After proving their determination, intelligence, and empathy in Catholic University’s Hackathon against Homelessness in late January, five students earned second place in the first-ever Vatican Hackathon, dubbed VHacks, held earlier this month in Rome.
The Catholic University team for the Vatican competition, selected from among participants in the University’s January Hackathon, consisted of Vy Bui, a doctoral student in electrical engineering; LeQuan Clinton, a masters student in architecture and planning; Emma Flanagan, a sophomore studying business and marketing; Van Lam, a doctoral student in biomedical engineering; and Michael Monaghan, a senior studying computer science. The students came together March 8 through 11 with a goal to hack important issues affecting today’s world.
In Rome just outside of Vatican City, 120 students gathered to create high-tech programs and solutions to issues in one of three categories: social inclusion, interfaith dialogue, and migrants and refugees. The Catholic University team was assigned to compete in the interfaith dialogue category, with a goal of creating open communication between members of differing faith backgrounds in order to establish deeper understanding and cooperation among them.
The team developed Faithstrings, a web application using virtual reality that would allow users to immerse themselves in different faith communities. When describing the inspiration behind the app, the team said, “By striving to understand the ideology of one another, more empathy will occur between cultures, leading to a more productive and enriching experience.”
The application earned the team second place and a $1,000 prize. In addition, the team won the award for Best Utilization of SalesForce’s Technology Platforms, earning each team member a new iPad. A video demonstration of Faithstrings can be found here.
The trip to Rome got off to a rocky start for School of Engineering Dean John Judge and team members Vy Bui and Van Lam. The day of their flights, Judge, Bui, and Lam encountered everyone’s worst travel nightmare: a cancelled flight due to the nor’easter rocking the East Coast. Judge, with help from his assistants, worked with the airline and was able to schedule flights from Philadelphia. The three endured harsh road conditions on the way to Philadelphia, but they made it in time for their flight to Rome.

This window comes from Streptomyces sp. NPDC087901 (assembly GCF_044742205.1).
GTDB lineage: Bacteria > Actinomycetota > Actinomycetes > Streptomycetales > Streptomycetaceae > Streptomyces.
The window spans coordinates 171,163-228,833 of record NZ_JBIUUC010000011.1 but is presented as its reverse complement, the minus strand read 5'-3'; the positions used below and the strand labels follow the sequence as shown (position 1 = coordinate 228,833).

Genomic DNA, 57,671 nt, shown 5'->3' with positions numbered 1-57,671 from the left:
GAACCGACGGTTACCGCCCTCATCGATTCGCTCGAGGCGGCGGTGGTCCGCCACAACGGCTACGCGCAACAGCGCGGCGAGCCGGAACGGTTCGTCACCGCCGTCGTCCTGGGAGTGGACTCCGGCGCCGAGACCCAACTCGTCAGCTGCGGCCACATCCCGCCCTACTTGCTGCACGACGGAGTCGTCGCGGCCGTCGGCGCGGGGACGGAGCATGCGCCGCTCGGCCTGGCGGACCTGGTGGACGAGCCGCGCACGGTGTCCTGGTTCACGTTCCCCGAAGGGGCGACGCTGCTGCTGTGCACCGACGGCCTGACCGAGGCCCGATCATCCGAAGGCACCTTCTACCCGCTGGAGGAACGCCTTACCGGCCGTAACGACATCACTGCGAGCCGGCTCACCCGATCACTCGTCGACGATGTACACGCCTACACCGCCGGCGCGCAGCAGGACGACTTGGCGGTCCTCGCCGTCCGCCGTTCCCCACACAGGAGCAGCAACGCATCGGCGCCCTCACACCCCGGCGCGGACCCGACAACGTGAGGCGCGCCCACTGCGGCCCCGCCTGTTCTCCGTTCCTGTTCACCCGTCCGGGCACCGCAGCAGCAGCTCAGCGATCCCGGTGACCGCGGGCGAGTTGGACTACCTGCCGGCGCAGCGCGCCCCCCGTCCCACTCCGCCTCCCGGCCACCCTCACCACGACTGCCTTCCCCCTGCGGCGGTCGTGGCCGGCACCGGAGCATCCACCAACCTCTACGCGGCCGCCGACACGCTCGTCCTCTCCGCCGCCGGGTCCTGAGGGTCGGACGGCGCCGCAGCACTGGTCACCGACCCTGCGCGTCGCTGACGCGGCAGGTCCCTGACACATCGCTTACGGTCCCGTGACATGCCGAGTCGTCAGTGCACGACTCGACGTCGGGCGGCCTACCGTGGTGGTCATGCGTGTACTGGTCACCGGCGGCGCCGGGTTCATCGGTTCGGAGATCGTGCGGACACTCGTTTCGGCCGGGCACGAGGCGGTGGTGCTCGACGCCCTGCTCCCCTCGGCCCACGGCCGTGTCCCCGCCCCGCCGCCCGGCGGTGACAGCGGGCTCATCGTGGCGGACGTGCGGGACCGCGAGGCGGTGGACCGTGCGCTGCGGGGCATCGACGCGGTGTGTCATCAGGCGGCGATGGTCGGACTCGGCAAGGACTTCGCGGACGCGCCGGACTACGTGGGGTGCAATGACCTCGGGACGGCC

LeQuan Clinton said that participating in the competition was an incredible experience. “Being able to share spaces and ideas with other brilliant students, mentors, and people from the Vatican was very insightful and positive,” he said.
“To place in this competition is unbelievable and it feels surreal. I had a few people come up to congratulate me and I almost forget why they are doing that because the feelings are still settling in.”
Catholic University’s Hackathon in January and the participation in the Vatican Hackathon were made possible by sponsorship from Rocket Software, a Boston-based software development firm founded by engineering alumnus Andy Youniss.
The Hackathons tie in with the School of Engineering's participation in the National Academy of Engineering's Grand Challenge Scholars Program, which prepares students to come up with innovative solutions for 14 major challenges facing the world in the 21st century. Catholic University has one of only a few engineering programs at Catholic colleges and universities nationwide to participate in this program.